Lesson Plan: How to Go Green

How to Go Green

By Amanda Brandt, BA’14

What can we do to foster a more sustainable, cleaner, healthier world? We asked a few alumni and Creighton’s new sustainability coordinator, all of whom are passionately involved in environmental issues  — on the farm, on campus, in business — to share their best advice. Here’s what they told us.

Pick Your Passion – Catherine Queen, BSEvS’10

Queen, a manager of sustainable development at Danone­Wave, says finding your passion and focusing on that is the most authentic way to make a difference. Queen was named to the 2017 GreenBiz Global Top 30 Under 30 list for her work in corporate sustainability.

“If you’re passionate about being outdoors, that is the only motivation you need to help the planet.”

Educate and Advocate – Parker Revier, BA’16

After graduating with a degree in sustainable energy, Revier returned to Olivia, Minnesota, to support sustain­able farming practices at his family’s cattle and crop operations.

“You can’t fix a problem if you don’t know it exists. For true change to happen, there has to be a policy change. And unless we change the way that we are thinking about the problem, there’s not going to be that policy change.”

Research Your Purchases – Lt. Cmdr. Jereme Altendorf, BS’97

A Reserve officer in the U.S. Coast Guard, Altendorf works on a variety of issues relating to the environment and sustainability. In 2010, he worked as the federal resource coordinator managing the Coast Guard’s effort to clean up the Deepwater Horizon oil spill in the Gulf of Mexico. Altendorf previously worked for the Environmental Protection Agency.

He advises paying attention to what efforts companies are making in the area of sustainability.

“Do the research, and ask questions.” And, he says, focus on water and energy conservation and use, as well as consumer life cycle issues, such as how a product was manu­factured, packaged, and how well it can be reused or recycled.

Small Steps, Big Impact – Belyna Bentlage

Bentlage is Creighton’s full-time sustainability coor­di­nator. A graduate of Loyola University Chicago, she says small steps and commitments to sustainability in a variety of areas can add up to a big impact.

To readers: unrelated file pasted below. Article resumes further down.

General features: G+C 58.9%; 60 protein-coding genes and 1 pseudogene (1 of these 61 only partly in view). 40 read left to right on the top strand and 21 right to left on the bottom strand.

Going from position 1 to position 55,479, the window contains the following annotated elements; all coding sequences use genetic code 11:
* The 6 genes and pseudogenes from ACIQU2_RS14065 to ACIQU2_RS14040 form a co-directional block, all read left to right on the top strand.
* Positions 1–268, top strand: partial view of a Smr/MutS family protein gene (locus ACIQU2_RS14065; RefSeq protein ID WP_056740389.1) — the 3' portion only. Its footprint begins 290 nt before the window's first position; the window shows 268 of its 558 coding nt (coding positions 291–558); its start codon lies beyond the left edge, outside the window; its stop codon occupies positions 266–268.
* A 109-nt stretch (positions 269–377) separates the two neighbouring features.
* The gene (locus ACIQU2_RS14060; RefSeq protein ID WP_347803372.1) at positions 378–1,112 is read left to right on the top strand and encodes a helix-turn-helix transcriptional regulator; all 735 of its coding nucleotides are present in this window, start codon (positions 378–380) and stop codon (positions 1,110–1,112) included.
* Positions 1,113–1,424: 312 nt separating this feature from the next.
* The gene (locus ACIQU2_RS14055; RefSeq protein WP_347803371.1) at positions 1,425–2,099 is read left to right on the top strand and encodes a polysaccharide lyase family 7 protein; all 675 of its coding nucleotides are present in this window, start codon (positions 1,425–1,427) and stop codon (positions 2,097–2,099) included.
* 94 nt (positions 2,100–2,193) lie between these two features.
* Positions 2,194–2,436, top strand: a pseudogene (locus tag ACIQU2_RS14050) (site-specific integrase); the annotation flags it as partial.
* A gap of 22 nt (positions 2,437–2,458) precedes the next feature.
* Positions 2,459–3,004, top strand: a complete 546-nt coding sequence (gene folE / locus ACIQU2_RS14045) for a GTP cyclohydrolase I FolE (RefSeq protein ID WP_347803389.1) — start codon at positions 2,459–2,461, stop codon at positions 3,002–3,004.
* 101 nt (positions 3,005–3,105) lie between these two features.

“Sustainability touches all parts of life,” Bentlage says, “something you might not think about at first glance.” That can include buying local produce at a farmer’s market (to reduce transportation distances and pack­ag­ing); being aware of energy usage (and remembering to turn off screens); thinking before you print; and taking public transportation or walking/biking as much as possible.

Making Decisions – Stasha Thomas, BS’16

While taking energy science classes at Creighton, Thomas says she learned to think about projects in a holistic way, considering how they can impact people and the environment. Now, she’s pursuing a Master of Architecture degree at Kansas State University, and aspires to become an architect who creates sustainably sourced and efficient spaces.

Thomas says living more sustainably takes a dedi­cated and diligent effort. It needs to be top-of-mind when making decisions. “Making conscious environ­mental decisions and passing the word on to others is what makes a difference.”

How Creighton Goes Green

The Princeton Review has consistently recognized Creighton as a “Green College,” and the Arbor Day Foundation has recognized the University with nine straight Tree Campus USA designations. Here’s a brief look at some of Creighton’s sustainability efforts.

Print Wise

Last academic year, thanks to more environmentally friendly printing processes, Creighton saved an estimated 5.3 million sheets of paper, 635 trees and more than 540,000 gallons of water — while realizing a nearly 60,000-pound reduction in carbon dioxide emissions.

Native Plants

Creighton serves as a demonstration site for working with native plants through an affiliation with the Nebraska statewide arboretum.

Major Focus

One of the first Catholic universities to begin offering a degree program in environmental science more than 25 years ago, Creighton has since added degree programs in sustainable energy science and sustainability, both of which offer majors and minors.


Constructed by energy technology students in partnership with Omaha Public Power District, two campus sculptures harness wind and solar energy and serve as charging stations for students to power electronic devices.

Energy Conservation

Since 2014, Creighton has been working with the local power company and two consulting companies on 10 energy conservation projects that are expected to save the University $1.5 million annually starting in 2018.